Previously undisclosed Justice Department e-mail messages, interviews and newly declassified documents show that some of the lawyers, including James B. Comey, the deputy attorney general who argued repeatedly that the United States would regret using harsh methods, went along with a 2005 legal opinion asserting that the techniques used by the Central Intelligence Agency were lawful.
The main authors of memorandums authorizing the methods — John C. Yoo, Jay S. Bybee and Steven G. Bradbury — have been widely pilloried as facilitators of torture.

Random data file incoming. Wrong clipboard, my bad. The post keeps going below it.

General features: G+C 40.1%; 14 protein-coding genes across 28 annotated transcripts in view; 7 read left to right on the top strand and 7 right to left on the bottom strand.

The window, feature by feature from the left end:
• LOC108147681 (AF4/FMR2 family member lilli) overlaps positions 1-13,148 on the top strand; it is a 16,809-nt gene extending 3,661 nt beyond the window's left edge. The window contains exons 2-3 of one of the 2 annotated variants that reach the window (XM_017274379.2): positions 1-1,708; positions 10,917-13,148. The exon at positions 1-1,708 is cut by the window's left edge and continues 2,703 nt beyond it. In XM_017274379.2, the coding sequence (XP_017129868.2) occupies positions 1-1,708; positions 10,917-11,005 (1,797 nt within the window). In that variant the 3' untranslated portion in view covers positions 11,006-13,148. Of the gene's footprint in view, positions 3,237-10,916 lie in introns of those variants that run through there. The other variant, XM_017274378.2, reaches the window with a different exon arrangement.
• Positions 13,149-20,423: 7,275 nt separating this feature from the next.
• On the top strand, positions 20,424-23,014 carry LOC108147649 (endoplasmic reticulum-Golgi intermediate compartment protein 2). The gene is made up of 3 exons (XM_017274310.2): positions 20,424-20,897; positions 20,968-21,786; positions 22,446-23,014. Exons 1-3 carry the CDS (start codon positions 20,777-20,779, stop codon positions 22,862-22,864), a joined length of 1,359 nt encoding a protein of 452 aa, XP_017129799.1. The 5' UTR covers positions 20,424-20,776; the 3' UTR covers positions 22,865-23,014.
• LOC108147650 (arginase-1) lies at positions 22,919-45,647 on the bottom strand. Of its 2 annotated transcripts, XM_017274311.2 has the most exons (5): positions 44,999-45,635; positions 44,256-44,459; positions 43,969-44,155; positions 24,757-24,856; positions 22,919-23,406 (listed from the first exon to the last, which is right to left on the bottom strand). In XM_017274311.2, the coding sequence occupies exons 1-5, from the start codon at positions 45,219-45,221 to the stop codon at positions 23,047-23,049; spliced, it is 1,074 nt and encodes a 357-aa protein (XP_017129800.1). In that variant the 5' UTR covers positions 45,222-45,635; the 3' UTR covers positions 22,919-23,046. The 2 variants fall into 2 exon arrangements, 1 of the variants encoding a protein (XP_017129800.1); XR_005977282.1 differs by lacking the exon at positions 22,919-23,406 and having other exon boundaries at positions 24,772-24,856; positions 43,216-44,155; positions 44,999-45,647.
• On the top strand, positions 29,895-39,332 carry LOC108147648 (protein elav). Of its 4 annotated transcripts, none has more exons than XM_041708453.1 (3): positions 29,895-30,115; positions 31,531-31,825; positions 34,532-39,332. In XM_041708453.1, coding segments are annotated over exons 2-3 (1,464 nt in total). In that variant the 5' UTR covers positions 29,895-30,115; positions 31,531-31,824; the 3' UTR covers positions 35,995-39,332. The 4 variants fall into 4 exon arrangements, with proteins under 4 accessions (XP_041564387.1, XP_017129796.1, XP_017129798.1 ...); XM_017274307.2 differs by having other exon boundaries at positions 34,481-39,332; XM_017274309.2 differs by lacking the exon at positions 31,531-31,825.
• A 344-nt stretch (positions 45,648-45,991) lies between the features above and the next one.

Others, including Mr. Comey, Jack Goldsmith and Daniel Levin, have largely escaped criticism because they raised questions about interrogation and the law.
The lawyers had to interpret a 1994 antitorture law written largely with despotic foreign regimes in mind, but used starting in 2002, in effect, as a set of guidelines for American interrogators. The law defined torture as treatment "specifically intended to inflict severe physical or mental pain or suffering." By that standard, a succession of Justice Department lawyers concluded that the C.I.A.'s methods did not constitute torture.
The only issues that provoked debate were waterboarding, which Mr. Goldsmith questioned, and some combinations of multiple techniques, which Mr. Comey resisted.